I had a bit of a hunch about the MPs who opposed a change to AV. A vague suspicion that the ones who opposed it would be the ones with the most to lose. Obviously that was partly down to the universal feeling that "Anyone who disagrees with me must be evil", but I thought I'd check it out. I'm prepared admit to the possibility that those in less safe seats could think that either the change to AV or being seen to support a referendum might help them in the future too.
As a starting point I used the voting from the 09 Feb 2010 Constitutional Reform Bill and added any extra information (such as Tom Harris posting that he will be campaigning against the change).. I assumed that anyone who opposed a referendum would also oppose a change, and that the reverse was also true. That wanting a referendum is the same as wanting the change is an awful assumption, but the best I could come up with on the spur of the moment.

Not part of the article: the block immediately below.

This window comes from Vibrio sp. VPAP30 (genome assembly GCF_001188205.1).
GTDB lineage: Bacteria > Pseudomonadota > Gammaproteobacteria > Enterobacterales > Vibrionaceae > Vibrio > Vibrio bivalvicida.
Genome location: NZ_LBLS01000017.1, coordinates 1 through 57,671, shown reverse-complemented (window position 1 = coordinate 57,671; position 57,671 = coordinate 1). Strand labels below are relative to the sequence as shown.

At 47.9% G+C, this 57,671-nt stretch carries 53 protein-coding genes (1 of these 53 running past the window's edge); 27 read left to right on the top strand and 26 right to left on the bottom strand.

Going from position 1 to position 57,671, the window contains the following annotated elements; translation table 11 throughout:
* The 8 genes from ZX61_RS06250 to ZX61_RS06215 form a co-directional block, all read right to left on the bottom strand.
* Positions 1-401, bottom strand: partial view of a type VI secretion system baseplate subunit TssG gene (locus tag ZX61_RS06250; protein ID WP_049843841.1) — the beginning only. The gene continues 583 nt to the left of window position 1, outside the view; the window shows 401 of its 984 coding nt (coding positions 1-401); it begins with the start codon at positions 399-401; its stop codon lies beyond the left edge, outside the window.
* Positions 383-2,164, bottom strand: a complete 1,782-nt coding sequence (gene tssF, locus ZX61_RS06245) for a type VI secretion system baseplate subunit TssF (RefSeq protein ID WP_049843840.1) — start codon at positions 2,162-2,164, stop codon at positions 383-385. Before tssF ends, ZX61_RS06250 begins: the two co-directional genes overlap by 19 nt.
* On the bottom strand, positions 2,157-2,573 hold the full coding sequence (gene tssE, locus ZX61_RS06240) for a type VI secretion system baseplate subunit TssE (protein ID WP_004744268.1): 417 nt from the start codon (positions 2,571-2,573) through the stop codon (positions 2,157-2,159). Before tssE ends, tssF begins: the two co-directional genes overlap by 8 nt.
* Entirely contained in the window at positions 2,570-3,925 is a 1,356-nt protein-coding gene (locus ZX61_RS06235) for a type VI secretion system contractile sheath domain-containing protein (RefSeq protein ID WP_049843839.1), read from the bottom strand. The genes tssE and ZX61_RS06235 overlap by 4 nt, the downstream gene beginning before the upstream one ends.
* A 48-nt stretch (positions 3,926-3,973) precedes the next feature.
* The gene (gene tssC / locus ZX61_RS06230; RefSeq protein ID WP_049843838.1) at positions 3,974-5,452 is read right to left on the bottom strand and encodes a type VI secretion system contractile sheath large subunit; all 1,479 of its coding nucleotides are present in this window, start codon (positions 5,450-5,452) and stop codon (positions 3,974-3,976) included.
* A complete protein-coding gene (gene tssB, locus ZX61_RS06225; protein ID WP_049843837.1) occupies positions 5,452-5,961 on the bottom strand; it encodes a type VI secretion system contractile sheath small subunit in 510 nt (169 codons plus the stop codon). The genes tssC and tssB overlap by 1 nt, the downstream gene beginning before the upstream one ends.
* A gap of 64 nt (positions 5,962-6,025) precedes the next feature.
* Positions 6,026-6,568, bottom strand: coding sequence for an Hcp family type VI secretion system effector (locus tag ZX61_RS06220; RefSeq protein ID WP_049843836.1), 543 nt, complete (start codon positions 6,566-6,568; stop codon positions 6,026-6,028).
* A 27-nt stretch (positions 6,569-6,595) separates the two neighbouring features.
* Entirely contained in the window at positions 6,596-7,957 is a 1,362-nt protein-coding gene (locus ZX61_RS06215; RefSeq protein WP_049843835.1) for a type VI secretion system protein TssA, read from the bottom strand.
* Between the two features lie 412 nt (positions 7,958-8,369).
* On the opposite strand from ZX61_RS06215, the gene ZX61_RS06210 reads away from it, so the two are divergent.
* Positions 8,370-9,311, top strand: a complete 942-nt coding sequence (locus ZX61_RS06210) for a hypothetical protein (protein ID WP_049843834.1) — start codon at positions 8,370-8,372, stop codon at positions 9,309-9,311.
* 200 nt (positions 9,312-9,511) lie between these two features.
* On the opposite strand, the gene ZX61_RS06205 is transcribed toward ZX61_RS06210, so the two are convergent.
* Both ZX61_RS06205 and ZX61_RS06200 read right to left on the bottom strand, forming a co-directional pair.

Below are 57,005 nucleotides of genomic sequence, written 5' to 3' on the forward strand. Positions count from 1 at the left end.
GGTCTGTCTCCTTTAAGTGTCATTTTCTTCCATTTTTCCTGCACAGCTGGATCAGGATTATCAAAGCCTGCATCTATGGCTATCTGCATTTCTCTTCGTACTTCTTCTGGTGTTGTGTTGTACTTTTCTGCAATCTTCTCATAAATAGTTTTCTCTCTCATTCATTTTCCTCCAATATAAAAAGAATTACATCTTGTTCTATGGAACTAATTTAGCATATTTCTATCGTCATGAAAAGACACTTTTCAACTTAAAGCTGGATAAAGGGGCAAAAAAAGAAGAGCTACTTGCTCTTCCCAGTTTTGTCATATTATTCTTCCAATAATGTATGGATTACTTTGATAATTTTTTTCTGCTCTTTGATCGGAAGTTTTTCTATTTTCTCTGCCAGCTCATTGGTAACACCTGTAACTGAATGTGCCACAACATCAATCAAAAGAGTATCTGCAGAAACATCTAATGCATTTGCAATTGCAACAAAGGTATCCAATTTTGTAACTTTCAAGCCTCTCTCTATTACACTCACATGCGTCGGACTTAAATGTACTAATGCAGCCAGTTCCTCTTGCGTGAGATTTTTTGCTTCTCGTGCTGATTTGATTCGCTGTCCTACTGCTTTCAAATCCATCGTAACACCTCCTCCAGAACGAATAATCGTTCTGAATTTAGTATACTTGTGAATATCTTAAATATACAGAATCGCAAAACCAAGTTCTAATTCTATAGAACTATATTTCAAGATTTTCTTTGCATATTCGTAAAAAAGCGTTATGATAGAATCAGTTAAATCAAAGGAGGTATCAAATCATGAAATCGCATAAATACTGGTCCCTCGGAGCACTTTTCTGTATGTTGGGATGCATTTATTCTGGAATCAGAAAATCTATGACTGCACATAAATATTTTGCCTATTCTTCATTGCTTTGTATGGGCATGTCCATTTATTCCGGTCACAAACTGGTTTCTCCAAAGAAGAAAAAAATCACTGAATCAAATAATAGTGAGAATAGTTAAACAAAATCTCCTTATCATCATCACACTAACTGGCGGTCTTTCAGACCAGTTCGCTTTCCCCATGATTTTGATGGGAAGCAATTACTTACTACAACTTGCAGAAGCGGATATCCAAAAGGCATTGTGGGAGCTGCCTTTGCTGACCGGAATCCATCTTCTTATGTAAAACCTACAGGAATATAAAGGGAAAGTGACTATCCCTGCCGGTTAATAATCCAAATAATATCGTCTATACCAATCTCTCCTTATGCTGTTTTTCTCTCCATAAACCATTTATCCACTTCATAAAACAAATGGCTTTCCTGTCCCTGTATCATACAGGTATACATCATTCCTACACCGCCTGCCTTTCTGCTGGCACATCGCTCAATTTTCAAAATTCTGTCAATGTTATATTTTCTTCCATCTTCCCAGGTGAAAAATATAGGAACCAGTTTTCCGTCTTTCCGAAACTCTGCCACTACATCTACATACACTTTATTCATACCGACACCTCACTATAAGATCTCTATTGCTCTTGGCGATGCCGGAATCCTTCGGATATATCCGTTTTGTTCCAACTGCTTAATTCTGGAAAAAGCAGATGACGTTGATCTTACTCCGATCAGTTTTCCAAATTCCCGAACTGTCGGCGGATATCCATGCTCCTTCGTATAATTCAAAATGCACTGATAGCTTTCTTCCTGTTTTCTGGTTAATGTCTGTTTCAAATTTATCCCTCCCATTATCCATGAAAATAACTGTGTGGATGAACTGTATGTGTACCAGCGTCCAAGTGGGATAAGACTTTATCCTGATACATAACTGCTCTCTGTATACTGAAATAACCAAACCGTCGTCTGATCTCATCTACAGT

I excluded the MPs who are no longer in Parliament and divided the remaining majorities into ranges (<10%, 10% - 19.9% and 20%+) to go from least safe to safest.
Of those in the safest seats, 74 may be for a change and 101 against. In the least safe seats the figures are 66 for and 8 against.
While of course correlation does not equal causation and all that this could be worth looking into in more detail. A good starting point would be finding out which way MPs will be campaigning to give more accurate figures.